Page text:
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I am wondering whether there is a design pattern that nicely does, what I currently achieve by the following construct:

I have a object that I want to create based on a set of input objects. In my particular case those are stream like objects. During the calculation I need to keep track of so much state, that I do not want to pass it around as function parameters, but also do not want to polute the namespace in which I need the value of the calculation. So what I do is create a class that roughly looks like this:

class objectCreator {
  objectCreator(stream_type & stream) : stream(stream) {

  std::unique_ptr<value_type> get() { return std::move(result); }


  create() { /* ... */ }

  std::unique_ptr<value_type> result;
  stream_type & stream;

  // various state holding variables

My problem is, that clearly calling get() twice does not make sense. I could guard against it, by checking if it has been called already, but I would like to use a construct, that inherently prevents one from calling it twice. (Note: I already wrap this object in a function call somewhere and it should not be used anywhere else, but that's just not beautiful.)

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It seems that you need only one public static method in this class, and don't need parameterized constructor. get() can take a stream_type as a parameter, and that will be just static factory, and each call of get() will return unique object. If you have more public methods in this class, things will be little different, but you should have some flag to see if your object is initialized not only to prevent calling get() twice –  SpongeBobFan Jun 26 '13 at 7:57
But I do need instances of the class. The state of the calculation cannot be kept in static variables. That would cause concurrency problems. The only purpose the static method could serve is already covered by the function that currently encloses the usage of the class. –  Philipp Matthias Schäfer Jun 26 '13 at 8:04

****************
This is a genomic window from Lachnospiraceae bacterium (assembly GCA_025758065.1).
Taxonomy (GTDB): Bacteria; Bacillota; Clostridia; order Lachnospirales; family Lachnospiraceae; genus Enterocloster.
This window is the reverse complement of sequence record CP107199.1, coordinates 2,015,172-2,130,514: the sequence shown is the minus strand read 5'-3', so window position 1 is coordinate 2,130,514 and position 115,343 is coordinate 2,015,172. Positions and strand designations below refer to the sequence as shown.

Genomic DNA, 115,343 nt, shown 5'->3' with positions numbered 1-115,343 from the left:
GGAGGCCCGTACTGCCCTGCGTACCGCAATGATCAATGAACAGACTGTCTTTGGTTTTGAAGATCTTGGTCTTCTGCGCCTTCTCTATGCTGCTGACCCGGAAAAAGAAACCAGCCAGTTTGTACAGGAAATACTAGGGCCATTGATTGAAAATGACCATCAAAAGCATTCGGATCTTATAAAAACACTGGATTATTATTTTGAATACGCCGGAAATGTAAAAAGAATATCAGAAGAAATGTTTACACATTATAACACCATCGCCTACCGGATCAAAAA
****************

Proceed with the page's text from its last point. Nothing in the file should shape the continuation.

How many public methods objectCreator have? Is it creating object in constructor, and then just store object until someone will call get()? Or you call different objectCreator's methods in turn and then call get() when it is constructed? If second is true, you can add some variable to keep the state to make it impossible to get object that wasn't correctly created, that variable can be set to state "non-constructed" in get() function to avoid calling it twice. –  SpongeBobFan Jun 26 '13 at 8:28
I would use it like this: auto value = objectCreator(stream).get();. –  Philipp Matthias Schäfer Jun 26 '13 at 8:38
What concurrency problems will you have if you'll call it like auto value = objectCreator.get(stream) (with static get())? This class don't need anything but one static method if all job is done in just one method (now it's constructor, with static get() it will be in that method), so you don't need private variables like stream_type & stream. You should always reduce the lifetime and visibility of every variable as possible to avoid mistakes, and those private variables are violating this principle. –  SpongeBobFan Jun 26 '13 at 8:54

1 Answer 1

up vote 1 down vote accepted

Essentially, get() moves-from your object. The best way to let the user do this is require them to move your object before they can call get(). This is done with a rvalue-reference-qualified member function.

std::unique_ptr<value_type> get() && { return std::move(result); }

This has to be called as std::move( obj ).get(). Simply obj.get() wouldn't work.

Of course you never need to move an rvalue so objectCreator( … ).get() on the other hand would work.

Compiler support for this language feature is still arriving, so you might need an upgrade, and/or a port to Clang.

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If you say compiler support is still arriving, does it belong in the realm of 'c++1y'? Could you point me to the document suggesting that language feature (e.g. nXXXX). I like the solution (assuming it is standard compliant at some point), since it would force the caller of get() to acknowledge that he knows its a one time thing to do. –  Philipp Matthias Schäfer Jun 26 '13 at 7:36
@PhilippMatthiasSchäfer No, this is C++11 and already standardized. I don't have the proposal handy, but it's generally called "rvalue references for this" as well as "reference-qualified member functions." I prefer the latter term because the type or category of this never changes. –  Potatoswatter Jun 26 '13 at 7:38
Relevant SO answer: stackoverflow.com/a/8610728/1271598 –  Philipp Matthias Schäfer Jun 26 '13 at 7:51

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